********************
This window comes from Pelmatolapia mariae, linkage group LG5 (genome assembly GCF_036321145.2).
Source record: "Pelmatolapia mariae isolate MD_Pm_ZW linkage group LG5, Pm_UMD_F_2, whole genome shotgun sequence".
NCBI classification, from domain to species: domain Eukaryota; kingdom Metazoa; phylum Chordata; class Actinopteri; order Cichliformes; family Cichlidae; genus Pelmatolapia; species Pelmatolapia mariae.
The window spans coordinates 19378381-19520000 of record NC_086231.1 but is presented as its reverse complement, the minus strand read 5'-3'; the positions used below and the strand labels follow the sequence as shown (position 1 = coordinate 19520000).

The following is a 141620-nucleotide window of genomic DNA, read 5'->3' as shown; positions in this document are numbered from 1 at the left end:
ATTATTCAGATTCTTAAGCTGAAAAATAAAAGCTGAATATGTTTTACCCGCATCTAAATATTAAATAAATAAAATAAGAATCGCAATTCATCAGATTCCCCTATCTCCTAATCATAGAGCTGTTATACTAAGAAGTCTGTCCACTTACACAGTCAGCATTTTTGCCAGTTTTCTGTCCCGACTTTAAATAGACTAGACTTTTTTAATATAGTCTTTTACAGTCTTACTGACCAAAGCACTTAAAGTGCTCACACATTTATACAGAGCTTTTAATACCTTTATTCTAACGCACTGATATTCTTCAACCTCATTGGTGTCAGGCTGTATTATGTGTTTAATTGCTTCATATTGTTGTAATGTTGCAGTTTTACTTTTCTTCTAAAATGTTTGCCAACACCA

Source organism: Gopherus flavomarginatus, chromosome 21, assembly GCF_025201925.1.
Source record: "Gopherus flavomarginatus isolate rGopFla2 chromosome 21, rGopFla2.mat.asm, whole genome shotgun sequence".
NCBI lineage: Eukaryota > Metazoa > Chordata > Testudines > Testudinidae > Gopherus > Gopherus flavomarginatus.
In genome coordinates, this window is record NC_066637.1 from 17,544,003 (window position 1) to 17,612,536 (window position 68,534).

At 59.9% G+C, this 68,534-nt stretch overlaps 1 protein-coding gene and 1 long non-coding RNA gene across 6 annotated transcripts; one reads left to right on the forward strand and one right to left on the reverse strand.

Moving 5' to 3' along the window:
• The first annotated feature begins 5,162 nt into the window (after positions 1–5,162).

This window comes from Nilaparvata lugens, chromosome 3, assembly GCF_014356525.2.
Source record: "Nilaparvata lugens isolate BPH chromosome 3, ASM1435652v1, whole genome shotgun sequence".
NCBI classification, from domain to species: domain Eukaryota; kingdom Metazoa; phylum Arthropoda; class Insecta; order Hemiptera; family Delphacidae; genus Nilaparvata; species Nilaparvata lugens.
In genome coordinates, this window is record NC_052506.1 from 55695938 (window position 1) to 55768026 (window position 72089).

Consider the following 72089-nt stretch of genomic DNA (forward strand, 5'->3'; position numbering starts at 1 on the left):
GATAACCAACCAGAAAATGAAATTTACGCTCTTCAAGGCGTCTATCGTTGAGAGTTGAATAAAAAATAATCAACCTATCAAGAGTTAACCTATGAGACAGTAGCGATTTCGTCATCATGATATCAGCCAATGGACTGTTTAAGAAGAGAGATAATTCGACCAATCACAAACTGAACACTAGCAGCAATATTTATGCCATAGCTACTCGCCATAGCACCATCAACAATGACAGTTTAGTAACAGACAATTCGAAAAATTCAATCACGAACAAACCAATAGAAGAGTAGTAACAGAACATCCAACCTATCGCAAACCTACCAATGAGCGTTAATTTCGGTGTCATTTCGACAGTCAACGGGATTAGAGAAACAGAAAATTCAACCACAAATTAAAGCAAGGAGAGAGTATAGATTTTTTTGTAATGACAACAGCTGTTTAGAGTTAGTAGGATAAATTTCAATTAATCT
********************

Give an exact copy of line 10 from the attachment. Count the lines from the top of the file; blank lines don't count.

In genome coordinates, this window is record NC_066637.1 from 17,544,003 (window position 1) to 17,612,536 (window position 68,534).